Our town hospital offers its long halls as temporary galleries for local painters.  I marvel at the canvases on display.  They are big and many. Given their datings, the productivity of these artists is high, like their price tags. If pieces don’t sell – and few do-- where does an artist store them? In a house that is already filled with life’s acquisitions? In a lock up or shed?  My embroideries fit into a single drawer or a folder, if I don’t choose to the frame them. At some point someone will chuck them, even if I can’t bring myself to do that.

So I am brave and give some of my production away, hoping my embroideries will be appreciated.  Some are. But you can’t count on that anymore than you can count on meeting of the minds or confluence of tastes across generations. Many “gifts” vanish once handed over. It’s in one door out the other. Better to accept that. The only person sure to like my work is me.

So as an embroidering “do-er”, I strive not to have a huge production capacity. On purpose, I pick embroidery projects that take a long time. Portraits created in single strands of thread need upwards of six months to complete. That’s keeps me occupied and struggling with colors and light effects, satisfying my inquisitive nature.  I confess to getting sidetracked by short projects with a fancy stitch or a enticing color combination. Or I may digress to knitting for new arrivals. These projects are for evenings in front of the TV when I can multi-task. Portraits require my undivided attention.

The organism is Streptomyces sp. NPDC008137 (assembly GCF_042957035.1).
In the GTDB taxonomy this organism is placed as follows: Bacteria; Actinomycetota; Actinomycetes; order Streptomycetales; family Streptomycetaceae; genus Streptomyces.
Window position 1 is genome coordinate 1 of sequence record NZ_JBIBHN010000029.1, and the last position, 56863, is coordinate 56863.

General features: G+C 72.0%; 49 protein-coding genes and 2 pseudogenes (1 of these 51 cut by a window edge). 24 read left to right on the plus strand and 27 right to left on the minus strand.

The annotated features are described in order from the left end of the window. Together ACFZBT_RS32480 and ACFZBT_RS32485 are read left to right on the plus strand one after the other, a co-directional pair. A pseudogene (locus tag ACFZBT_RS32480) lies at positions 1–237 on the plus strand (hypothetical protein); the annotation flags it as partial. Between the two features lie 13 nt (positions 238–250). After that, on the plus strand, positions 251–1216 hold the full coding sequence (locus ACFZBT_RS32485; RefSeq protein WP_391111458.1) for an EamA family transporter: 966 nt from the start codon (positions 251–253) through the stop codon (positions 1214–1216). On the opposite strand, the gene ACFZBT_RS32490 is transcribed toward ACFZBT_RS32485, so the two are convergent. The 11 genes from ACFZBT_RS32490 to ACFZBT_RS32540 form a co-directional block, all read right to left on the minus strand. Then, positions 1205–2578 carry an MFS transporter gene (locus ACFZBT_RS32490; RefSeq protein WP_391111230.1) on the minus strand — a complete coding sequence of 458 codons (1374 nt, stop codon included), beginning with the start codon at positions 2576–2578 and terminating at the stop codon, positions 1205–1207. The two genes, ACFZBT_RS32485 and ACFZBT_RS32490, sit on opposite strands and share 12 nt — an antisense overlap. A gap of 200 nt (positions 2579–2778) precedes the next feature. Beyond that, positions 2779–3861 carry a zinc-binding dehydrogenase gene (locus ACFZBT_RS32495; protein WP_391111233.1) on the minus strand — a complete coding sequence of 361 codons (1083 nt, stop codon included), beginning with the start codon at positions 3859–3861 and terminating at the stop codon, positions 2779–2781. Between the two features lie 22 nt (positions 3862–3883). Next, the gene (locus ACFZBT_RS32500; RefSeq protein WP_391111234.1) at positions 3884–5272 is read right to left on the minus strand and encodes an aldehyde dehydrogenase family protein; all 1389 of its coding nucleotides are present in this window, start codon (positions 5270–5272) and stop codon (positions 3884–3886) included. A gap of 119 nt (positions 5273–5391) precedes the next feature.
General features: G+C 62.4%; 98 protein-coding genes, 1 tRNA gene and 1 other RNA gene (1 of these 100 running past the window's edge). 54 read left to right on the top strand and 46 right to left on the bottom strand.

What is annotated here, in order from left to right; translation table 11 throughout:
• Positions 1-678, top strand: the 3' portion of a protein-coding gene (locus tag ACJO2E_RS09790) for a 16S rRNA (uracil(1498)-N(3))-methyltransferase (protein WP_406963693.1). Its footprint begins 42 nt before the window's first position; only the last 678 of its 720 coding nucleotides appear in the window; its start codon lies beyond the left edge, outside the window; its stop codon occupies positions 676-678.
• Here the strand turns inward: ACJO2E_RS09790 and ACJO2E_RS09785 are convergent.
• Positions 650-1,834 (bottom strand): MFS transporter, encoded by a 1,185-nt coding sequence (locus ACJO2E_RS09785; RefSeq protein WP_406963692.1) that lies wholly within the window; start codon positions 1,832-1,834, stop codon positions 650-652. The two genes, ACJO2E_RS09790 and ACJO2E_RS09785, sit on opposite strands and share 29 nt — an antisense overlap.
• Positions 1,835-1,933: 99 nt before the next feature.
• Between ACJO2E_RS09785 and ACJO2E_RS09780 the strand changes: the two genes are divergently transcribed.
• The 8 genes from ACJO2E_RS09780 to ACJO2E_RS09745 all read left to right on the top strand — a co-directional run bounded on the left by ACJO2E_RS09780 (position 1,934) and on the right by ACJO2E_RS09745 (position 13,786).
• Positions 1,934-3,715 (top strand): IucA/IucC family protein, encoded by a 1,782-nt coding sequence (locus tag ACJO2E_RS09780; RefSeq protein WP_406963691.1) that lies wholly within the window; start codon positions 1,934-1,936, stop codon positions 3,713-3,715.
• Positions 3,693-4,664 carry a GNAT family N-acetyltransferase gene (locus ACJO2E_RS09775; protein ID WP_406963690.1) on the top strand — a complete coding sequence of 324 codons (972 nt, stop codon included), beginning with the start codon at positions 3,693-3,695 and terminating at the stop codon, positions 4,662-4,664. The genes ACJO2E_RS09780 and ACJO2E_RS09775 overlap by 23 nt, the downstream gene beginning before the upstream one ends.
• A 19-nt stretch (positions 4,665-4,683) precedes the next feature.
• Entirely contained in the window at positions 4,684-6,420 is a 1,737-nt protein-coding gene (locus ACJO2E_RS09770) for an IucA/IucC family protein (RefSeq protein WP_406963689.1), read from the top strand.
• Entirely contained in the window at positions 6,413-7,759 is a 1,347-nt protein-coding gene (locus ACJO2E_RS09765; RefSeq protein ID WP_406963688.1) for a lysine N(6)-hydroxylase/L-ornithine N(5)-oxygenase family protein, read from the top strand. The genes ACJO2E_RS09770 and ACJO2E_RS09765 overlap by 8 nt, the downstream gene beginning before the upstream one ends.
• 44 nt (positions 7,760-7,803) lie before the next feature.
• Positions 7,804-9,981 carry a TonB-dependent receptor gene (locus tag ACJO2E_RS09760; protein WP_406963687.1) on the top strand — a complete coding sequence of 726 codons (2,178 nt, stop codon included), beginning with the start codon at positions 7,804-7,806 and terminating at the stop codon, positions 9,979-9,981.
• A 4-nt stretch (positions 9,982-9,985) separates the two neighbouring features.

So why do I concentrate on human portraits? Well, beyond being an activity that engages my brain and consumes my time, portraiture is about connection, primarily me to my subject.  Perhaps my portraits in thread will resonate withsome family member not yet born. I will never know. But it doesn’t matter. I just keep stitching because that’s what I, the “do-er”, do and will keep doing as long as my eyes and my fingers allow. So what’s your story?